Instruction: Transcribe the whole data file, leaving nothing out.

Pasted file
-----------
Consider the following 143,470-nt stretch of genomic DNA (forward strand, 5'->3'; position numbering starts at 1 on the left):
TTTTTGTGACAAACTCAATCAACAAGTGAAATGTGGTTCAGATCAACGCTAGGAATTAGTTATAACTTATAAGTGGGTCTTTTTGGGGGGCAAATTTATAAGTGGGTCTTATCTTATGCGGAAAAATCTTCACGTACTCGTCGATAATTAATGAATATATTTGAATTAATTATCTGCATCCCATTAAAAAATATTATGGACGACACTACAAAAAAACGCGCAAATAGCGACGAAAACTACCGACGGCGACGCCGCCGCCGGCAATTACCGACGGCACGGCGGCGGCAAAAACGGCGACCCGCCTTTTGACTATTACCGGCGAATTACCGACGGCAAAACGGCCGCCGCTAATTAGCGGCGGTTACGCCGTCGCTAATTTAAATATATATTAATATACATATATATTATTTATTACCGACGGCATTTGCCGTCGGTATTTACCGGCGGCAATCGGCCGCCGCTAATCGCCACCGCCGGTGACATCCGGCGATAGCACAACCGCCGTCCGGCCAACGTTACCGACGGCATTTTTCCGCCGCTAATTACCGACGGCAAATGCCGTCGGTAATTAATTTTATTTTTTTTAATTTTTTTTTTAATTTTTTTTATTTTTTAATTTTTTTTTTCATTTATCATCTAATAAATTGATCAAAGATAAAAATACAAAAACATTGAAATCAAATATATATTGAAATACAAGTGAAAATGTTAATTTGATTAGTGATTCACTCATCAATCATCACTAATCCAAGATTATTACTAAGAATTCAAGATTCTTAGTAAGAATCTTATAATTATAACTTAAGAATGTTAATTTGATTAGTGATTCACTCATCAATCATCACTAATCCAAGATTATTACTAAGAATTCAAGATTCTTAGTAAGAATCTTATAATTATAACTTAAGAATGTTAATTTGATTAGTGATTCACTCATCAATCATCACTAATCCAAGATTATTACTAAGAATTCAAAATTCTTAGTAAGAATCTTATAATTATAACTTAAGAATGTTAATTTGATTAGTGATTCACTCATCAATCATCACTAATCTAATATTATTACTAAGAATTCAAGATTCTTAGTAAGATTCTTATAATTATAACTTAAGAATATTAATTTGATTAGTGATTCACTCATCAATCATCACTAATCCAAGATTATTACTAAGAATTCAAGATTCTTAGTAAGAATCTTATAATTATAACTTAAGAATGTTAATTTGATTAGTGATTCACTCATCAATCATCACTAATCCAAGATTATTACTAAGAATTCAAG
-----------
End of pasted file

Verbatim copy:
Consider the following 143,470-nt stretch of genomic DNA (forward strand, 5'->3'; position numbering starts at 1 on the left):
TTTTTGTGACAAACTCAATCAACAAGTGAAATGTGGTTCAGATCAACGCTAGGAATTAGTTATAACTTATAAGTGGGTCTTTTTGGGGGGCAAATTTATAAGTGGGTCTTATCTTATGCGGAAAAATCTTCACGTACTCGTCGATAATTAATGAATATATTTGAATTAATTATCTGCATCCCATTAAAAAATATTATGGACGACACTACAAAAAAACGCGCAAATAGCGACGAAAACTACCGACGGCGACGCCGCCGCCGGCAATTACCGACGGCACGGCGGCGGCAAAAACGGCGACCCGCCTTTTGACTATTACCGGCGAATTACCGACGGCAAAACGGCCGCCGCTAATTAGCGGCGGTTACGCCGTCGCTAATTTAAATATATATTAATATACATATATATTATTTATTACCGACGGCATTTGCCGTCGGTATTTACCGGCGGCAATCGGCCGCCGCTAATCGCCACCGCCGGTGACATCCGGCGATAGCACAACCGCCGTCCGGCCAACGTTACCGACGGCATTTTTCCGCCGCTAATTACCGACGGCAAATGCCGTCGGTAATTAATTTTATTTTTTTTAATTTTTTTTTTAATTTTTTTTATTTTTTAATTTTTTTTTTCATTTATCATCTAATAAATTGATCAAAGATAAAAATACAAAAACATTGAAATCAAATATATATTGAAATACAAGTGAAAATGTTAATTTGATTAGTGATTCACTCATCAATCATCACTAATCCAAGATTATTACTAAGAATTCAAGATTCTTAGTAAGAATCTTATAATTATAACTTAAGAATGTTAATTTGATTAGTGATTCACTCATCAATCATCACTAATCCAAGATTATTACTAAGAATTCAAGATTCTTAGTAAGAATCTTATAATTATAACTTAAGAATGTTAATTTGATTAGTGATTCACTCATCAATCATCACTAATCCAAGATTATTACTAAGAATTCAAAATTCTTAGTAAGAATCTTATAATTATAACTTAAGAATGTTAATTTGATTAGTGATTCACTCATCAATCATCACTAATCTAATATTATTACTAAGAATTCAAGATTCTTAGTAAGATTCTTATAATTATAACTTAAGAATATTAATTTGATTAGTGATTCACTCATCAATCATCACTAATCCAAGATTATTACTAAGAATTCAAGATTCTTAGTAAGAATCTTATAATTATAACTTAAGAATGTTAATTTGATTAGTGATTCACTCATCAATCATCACTAATCCAAGATTATTACTAAGAATTCAAG